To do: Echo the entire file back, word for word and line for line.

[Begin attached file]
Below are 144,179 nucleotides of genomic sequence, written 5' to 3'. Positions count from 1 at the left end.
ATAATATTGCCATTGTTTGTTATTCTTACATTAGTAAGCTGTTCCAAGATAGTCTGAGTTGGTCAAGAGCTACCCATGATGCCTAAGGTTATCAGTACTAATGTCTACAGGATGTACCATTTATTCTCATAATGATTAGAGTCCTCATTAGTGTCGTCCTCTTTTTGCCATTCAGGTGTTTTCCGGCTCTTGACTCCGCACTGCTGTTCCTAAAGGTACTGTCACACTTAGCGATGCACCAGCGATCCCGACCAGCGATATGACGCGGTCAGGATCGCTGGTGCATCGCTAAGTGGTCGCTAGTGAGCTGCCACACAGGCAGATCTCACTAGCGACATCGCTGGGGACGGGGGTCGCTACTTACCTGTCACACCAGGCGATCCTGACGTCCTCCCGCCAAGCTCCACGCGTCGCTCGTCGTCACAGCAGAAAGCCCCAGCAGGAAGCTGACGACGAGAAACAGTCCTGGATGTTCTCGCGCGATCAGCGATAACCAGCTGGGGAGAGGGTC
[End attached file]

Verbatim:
Below are 144,179 nucleotides of genomic sequence, written 5' to 3'. Positions count from 1 at the left end.
ATAATATTGCCATTGTTTGTTATTCTTACATTAGTAAGCTGTTCCAAGATAGTCTGAGTTGGTCAAGAGCTACCCATGATGCCTAAGGTTATCAGTACTAATGTCTACAGGATGTACCATTTATTCTCATAATGATTAGAGTCCTCATTAGTGTCGTCCTCTTTTTGCCATTCAGGTGTTTTCCGGCTCTTGACTCCGCACTGCTGTTCCTAAAGGTACTGTCACACTTAGCGATGCACCAGCGATCCCGACCAGCGATATGACGCGGTCAGGATCGCTGGTGCATCGCTAAGTGGTCGCTAGTGAGCTGCCACACAGGCAGATCTCACTAGCGACATCGCTGGGGACGGGGGTCGCTACTTACCTGTCACACCAGGCGATCCTGACGTCCTCCCGCCAAGCTCCACGCGTCGCTCGTCGTCACAGCAGAAAGCCCCAGCAGGAAGCTGACGACGAGAAACAGTCCTGGATGTTCTCGCGCGATCAGCGATAACCAGCTGGGGAGAGGGTC